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Urban Planning in Berlin, London, Paris and Chicago 1910 and 2010

I ntroduction

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100 Years General Town Planning Exhibition in Berlin


Town planning concerns everyone. It influences not just where and how we live and work, and how much we move around, but ultimately our happiness and well-being and that of our descendants. But it also has an impact on the costs of urban living, today and in the future. Planning creates hopes and visions for a better, more liveable city. Over the years it has also been the subject of criticism and outrage. It has a long history and has been practised since cities came into existence. It is only since shortly before the First World War, however, that town planning was established as a profession with its own visions, principles and methods. And back then it was a success story. General Town Planning Exhibition in Berlin 1910 On 1st May, the Allgemeine Stdtebau-Ausstellung (General Town Planning Exhibition) opened its gates at the Royal Arts Academy in Charlottenburg at Hardenbergstrasse (today Berlins University of the Arts). The exhibition was inspired by the urban planning competition for Greater Berlin, the results of which were shown alongside many projects and plans from Germany and abroad. It reached a broad audience, attracting 65,000 visitors; success which came as a surprise to some. The feedback from abroad was equally positive. In August of the same year, it was shown in Dsseldorf and in the autumn some sections of the exhibition were presented at the International Town Planning Conference in London.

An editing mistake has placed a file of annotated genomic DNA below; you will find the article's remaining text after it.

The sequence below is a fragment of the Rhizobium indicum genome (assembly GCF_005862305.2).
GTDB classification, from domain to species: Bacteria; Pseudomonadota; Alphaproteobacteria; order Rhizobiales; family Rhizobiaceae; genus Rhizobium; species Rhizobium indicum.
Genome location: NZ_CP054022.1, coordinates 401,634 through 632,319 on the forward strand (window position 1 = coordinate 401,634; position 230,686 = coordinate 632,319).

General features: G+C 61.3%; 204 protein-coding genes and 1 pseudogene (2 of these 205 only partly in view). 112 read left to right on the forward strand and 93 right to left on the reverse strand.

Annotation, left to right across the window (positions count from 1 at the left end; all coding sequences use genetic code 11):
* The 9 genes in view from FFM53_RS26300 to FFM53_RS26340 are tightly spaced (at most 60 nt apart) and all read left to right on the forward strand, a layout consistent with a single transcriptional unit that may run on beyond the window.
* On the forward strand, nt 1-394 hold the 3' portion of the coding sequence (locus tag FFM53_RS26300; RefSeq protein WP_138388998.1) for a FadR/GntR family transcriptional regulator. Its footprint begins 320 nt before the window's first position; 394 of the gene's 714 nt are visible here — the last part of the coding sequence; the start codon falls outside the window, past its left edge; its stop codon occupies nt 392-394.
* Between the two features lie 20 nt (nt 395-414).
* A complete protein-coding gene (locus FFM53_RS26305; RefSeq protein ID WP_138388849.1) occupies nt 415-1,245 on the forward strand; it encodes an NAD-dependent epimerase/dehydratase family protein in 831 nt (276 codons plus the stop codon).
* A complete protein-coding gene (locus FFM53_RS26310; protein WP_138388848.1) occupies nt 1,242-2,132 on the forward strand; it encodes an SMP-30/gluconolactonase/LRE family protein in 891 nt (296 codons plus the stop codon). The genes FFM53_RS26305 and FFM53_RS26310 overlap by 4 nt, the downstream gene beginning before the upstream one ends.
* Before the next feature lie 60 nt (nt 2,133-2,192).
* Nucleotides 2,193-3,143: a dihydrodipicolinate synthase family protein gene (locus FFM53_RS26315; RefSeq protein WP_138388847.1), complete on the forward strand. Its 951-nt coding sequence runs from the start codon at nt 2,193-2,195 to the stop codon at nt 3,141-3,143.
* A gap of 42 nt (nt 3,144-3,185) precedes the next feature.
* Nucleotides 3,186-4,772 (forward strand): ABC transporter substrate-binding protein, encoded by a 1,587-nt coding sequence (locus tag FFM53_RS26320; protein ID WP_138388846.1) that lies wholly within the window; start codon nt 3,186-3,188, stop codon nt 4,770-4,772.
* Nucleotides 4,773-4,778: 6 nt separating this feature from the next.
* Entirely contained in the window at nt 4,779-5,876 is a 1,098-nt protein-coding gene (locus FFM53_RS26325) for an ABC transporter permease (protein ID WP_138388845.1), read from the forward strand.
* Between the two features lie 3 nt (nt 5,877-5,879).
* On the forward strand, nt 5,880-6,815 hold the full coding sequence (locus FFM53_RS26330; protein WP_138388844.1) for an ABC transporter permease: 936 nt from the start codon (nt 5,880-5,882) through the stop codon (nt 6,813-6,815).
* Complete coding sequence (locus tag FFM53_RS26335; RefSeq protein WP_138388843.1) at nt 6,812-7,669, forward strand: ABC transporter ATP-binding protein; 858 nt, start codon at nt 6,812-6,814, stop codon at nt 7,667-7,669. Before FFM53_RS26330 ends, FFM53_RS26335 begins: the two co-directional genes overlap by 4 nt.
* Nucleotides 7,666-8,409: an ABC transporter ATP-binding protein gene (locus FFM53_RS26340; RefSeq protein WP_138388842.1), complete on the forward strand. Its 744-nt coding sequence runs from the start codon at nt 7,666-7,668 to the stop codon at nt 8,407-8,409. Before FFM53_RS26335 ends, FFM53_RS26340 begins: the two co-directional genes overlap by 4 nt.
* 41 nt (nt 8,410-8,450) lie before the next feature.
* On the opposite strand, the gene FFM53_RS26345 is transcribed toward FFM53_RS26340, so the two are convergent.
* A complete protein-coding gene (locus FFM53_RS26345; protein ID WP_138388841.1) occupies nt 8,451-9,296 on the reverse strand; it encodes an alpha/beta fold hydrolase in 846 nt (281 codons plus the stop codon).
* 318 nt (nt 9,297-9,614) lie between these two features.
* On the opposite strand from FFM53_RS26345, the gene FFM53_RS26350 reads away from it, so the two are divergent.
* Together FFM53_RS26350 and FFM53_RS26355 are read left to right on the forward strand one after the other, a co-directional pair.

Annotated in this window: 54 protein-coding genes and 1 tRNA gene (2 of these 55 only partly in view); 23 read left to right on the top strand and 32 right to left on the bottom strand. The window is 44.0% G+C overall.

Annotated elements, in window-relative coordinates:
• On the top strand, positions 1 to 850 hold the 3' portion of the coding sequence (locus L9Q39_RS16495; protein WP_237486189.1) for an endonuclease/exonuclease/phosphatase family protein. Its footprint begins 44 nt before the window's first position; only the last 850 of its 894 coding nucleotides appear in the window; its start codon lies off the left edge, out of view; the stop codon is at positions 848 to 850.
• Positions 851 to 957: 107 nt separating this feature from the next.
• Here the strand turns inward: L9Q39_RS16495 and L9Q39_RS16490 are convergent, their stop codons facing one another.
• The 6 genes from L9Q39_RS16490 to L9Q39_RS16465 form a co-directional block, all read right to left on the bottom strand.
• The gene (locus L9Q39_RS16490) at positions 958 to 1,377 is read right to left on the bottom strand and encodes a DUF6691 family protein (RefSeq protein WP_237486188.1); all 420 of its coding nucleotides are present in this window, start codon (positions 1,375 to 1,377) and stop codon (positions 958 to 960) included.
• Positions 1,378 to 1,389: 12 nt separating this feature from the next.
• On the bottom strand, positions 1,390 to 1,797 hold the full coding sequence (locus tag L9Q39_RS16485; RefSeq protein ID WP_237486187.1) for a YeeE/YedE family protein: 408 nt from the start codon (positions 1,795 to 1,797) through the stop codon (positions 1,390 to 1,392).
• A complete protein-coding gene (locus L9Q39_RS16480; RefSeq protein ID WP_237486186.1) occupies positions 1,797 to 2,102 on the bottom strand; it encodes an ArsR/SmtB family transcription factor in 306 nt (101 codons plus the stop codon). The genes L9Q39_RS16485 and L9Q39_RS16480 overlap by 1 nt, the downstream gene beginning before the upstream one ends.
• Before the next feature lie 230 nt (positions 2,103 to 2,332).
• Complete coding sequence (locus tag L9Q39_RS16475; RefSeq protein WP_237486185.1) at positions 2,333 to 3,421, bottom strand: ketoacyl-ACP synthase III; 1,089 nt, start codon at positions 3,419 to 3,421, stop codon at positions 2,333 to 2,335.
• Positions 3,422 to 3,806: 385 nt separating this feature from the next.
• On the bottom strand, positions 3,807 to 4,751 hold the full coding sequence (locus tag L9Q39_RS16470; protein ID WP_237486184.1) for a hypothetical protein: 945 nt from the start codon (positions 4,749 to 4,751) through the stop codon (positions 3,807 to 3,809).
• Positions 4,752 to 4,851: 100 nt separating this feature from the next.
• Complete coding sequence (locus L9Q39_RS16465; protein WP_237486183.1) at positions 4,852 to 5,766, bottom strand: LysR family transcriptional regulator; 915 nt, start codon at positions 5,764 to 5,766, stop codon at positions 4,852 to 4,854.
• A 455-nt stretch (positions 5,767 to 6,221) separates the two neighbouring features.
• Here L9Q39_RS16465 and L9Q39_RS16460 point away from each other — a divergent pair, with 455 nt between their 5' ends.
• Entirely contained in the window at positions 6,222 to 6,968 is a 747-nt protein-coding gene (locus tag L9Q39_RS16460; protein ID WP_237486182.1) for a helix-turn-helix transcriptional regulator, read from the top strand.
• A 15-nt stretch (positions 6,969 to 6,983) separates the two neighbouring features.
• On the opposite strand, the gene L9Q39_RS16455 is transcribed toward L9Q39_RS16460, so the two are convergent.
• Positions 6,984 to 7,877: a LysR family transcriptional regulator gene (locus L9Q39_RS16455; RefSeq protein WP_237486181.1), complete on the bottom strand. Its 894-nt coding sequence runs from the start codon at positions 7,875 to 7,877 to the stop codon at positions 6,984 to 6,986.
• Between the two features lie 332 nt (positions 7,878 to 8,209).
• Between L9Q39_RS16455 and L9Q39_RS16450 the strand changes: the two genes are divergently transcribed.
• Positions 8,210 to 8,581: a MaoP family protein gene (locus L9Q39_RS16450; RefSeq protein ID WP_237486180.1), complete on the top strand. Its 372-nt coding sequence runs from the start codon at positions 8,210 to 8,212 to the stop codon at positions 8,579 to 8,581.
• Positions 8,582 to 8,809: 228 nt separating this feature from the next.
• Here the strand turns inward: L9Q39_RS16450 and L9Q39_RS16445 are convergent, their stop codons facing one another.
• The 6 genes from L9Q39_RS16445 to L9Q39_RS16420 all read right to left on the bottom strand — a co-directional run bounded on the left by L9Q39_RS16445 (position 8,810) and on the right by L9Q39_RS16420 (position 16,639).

I ntroduction

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I ntroduction

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City Visions 1910 | 2010


The exhibition City Visions 1910 | 2010 is a celebration of the anniversary of the General Town Planning Exhibition. It compares two key moments in time: The years around 1910 and 2010. 1910 The planning exhibition of 1910 presented the summation of contemporary urbanist thought and knowledge. It was the first time that an exhibition had given a comprehensive account of the reality of the built environment of metropolitan areas in the industrial age. The aim was to find solutions for the demands of traffic as well as beauty, public health and economic efficiency. The main message was that the problems of large cities could only be overcome with a multi-disciplinary approach. 2010 A hundred years later todays agenda in the postindustrial metropolis is determined by a sustainable design approach. The big themes have remained the same to some degree; their context has changed dramatically, however. A new understanding of urban development is finding its way into town planning strategies, which are often broad in approach and controversial in design. At the same time new problems that threaten the integrity of cities are emerging such as a dramatic weakening of the influence of the public sector, the encroachment of private companies on the public realm and new forms of social polarisation as a result of de-industrialisation and immigration.

Berlin | Paris | London | Chicago


The exhibition concentrates on Berlin, Paris, London and Chicago, four outstanding metropolitan cities, whose approaches to town planning attracted a lot of attention in 1910 as it does today. Berlin In 1910 Berlin was trying to find answers to the challenges of unplanned growth in the industrial age. 100 years later Berlin is considered a model city of the post-industrial society. Paris Paris in 1910 was characterised by the big plans and visions of Eugne Hnard. Todays Grand Pari(s) initiative marks an era of a new national urban development policy. London Previously Greater London was the birthplace of the Garden City Movement, which aimed to decentralise the metropolis in an orderly way. Today it has become the model of a renaissance of urban centres. Chicago In Chicago the world famous plan of Daniel H. Burnham was introduced in 1909. This aspired to enhance a city seen as lacking in beauty. Chicago Metropolis 2020 presents itself as a new strategic plan to develop a sustainable metropolitan region.